Now, it has been unclear whether the theory does a good job of describing gravity in *all* situations. There is a lot at stake—if general relativity breaks down for certain situations then we would need a revised or modified theory of gravity. In particular, scientists have been wondering whether the universality of free fall applies to objects that have strong “self gravity”—a significant gravitational field of their own. Indeed some modified theories of gravity predict that the Equivalence Principle might be violated for strongly self-gravitating bodies in free fall, whereas general relativity says it should be universal.

## Dance of stars

Thanks to an extreme laboratory in space—a triple stellar system 4,200 light years away – the new study managed to test this. That name doesn’t do it justice: we’re talking about two white dwarfs and a more massive “millisecond” pulsar (a neutron star rotating about 366 times a second, and beaming radio waves like a lighthouse). One white dwarf and the pulsar are orbiting each other every 1.6 days. In turn they also orbit around the other white dwarf every 327 days.

The pulsar-white dwarf pair can be considered to be in free fall towards the other white dwarf, because an orbit is just the case of free fall without ever reaching the ground, like satellites around the Earth. Of course, the pulsar and white dwarf are very massive objects themselves, with strong self gravity. General relativity predicts that the accelerations of the white dwarf and pulsar, due to being in free fall towards the outer white dwarf, should be identical—despite differences in mass and self-gravity.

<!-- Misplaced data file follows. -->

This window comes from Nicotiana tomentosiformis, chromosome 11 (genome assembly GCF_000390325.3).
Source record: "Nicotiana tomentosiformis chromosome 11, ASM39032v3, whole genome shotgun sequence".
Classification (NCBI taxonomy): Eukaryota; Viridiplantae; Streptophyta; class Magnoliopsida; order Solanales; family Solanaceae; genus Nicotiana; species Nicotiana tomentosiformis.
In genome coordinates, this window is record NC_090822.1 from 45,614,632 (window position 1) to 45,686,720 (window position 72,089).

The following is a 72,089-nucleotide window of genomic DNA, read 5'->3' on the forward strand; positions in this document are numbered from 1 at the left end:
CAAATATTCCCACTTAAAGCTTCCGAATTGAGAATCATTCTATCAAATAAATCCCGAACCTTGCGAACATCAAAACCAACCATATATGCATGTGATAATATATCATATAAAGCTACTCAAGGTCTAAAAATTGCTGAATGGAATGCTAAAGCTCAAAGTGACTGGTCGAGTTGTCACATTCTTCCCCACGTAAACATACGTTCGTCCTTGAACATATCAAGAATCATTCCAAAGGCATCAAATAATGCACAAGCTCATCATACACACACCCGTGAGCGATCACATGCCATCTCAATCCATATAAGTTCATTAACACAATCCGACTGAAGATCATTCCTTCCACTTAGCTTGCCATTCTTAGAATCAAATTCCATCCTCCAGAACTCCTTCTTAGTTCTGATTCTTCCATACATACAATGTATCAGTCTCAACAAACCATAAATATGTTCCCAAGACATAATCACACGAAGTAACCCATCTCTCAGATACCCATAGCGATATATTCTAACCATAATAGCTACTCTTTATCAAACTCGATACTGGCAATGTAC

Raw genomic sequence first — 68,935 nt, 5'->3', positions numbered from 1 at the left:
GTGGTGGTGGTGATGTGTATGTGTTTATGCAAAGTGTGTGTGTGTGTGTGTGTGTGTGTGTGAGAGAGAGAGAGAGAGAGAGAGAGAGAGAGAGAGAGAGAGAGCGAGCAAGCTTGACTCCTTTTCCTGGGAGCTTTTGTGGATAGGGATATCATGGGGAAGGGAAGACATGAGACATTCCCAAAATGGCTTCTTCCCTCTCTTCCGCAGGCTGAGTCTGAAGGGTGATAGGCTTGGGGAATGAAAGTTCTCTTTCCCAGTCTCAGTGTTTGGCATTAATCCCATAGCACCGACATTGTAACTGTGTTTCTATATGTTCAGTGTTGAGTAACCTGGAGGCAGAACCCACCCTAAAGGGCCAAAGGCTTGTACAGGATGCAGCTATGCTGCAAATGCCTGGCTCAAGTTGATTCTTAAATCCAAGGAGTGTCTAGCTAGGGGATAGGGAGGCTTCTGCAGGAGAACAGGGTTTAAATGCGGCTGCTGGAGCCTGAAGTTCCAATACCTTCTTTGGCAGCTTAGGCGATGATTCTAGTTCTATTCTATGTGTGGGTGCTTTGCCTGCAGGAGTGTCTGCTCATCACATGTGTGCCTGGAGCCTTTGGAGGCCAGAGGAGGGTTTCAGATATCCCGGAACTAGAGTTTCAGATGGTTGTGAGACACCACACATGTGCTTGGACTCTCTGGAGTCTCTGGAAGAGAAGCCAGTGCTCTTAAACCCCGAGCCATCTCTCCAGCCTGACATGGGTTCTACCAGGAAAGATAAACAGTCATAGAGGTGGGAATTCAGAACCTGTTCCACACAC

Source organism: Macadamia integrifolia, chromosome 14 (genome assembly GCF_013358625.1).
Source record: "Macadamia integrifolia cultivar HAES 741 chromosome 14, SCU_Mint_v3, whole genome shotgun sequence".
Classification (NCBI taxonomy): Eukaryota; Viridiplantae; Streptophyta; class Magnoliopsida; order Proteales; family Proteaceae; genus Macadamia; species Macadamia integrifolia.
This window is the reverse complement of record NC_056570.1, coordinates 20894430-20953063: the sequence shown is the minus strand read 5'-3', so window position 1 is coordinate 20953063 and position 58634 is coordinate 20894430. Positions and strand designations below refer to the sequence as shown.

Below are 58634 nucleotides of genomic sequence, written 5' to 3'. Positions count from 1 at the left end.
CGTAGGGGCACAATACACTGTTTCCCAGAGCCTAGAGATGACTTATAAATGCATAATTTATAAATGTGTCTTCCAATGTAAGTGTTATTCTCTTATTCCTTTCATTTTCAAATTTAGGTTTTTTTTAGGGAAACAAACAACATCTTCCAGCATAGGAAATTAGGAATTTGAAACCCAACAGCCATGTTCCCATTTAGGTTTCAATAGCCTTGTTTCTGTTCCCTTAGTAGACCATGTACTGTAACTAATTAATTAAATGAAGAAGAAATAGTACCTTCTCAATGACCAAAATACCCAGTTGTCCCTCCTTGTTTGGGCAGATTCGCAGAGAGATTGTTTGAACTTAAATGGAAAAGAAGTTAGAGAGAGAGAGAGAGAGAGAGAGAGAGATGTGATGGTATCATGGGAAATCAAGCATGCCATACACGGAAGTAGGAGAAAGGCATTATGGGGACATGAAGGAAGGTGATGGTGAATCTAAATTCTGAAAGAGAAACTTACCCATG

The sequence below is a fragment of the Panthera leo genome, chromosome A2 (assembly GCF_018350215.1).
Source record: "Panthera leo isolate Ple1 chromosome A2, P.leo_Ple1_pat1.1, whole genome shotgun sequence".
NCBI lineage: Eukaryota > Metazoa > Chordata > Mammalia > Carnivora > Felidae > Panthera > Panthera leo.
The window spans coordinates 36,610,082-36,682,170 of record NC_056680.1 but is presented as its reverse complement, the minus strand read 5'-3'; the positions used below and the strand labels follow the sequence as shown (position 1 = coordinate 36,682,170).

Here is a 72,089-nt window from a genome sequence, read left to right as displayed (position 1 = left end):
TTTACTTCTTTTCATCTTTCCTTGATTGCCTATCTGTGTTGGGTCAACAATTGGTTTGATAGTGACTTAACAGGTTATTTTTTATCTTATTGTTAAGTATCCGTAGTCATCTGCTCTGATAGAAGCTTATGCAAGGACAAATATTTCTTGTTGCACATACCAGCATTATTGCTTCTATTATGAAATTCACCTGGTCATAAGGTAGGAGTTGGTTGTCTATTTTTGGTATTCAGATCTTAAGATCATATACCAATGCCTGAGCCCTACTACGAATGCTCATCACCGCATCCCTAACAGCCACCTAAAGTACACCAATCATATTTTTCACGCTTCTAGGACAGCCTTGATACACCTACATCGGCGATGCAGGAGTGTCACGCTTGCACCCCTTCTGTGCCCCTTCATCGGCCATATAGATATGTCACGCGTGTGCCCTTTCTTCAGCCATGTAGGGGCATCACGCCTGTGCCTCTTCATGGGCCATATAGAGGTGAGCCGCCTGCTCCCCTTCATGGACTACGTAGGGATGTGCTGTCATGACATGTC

Combining observations that span six years of monitoring, the astrophysicists carefully modelled the orbits of the pair. They measured a parameter called Delta, which describes the fractional difference between the acceleration of the white dwarf and the more massive pulsar. If general relativity holds, then Delta should be equal to zero. The results indicate that, within the uncertainties of the measurements, the difference in accelerations is indeed statistically consistent with zero—we can say with 95% confidence that Delta is less than 0.0000026.

This new constraint is far better than anything previously measured. It provides valuable new empirical evidence that general relativity remains our best model of how gravity works, so we are unlikely to need any new or modified theories at this point. This come just weeks after general relativity was proven right on a galactic scale for the first time.

Will we ever find a situation where general relativity breaks down? In a way I do hope so, because it would reveal new physics. But the continuing success of general relativity, first written down a century ago, must surely be celebrated as one of the most incredible intellectual achievements of our species.

*This article was originally published on The Conversation. Read the original article.*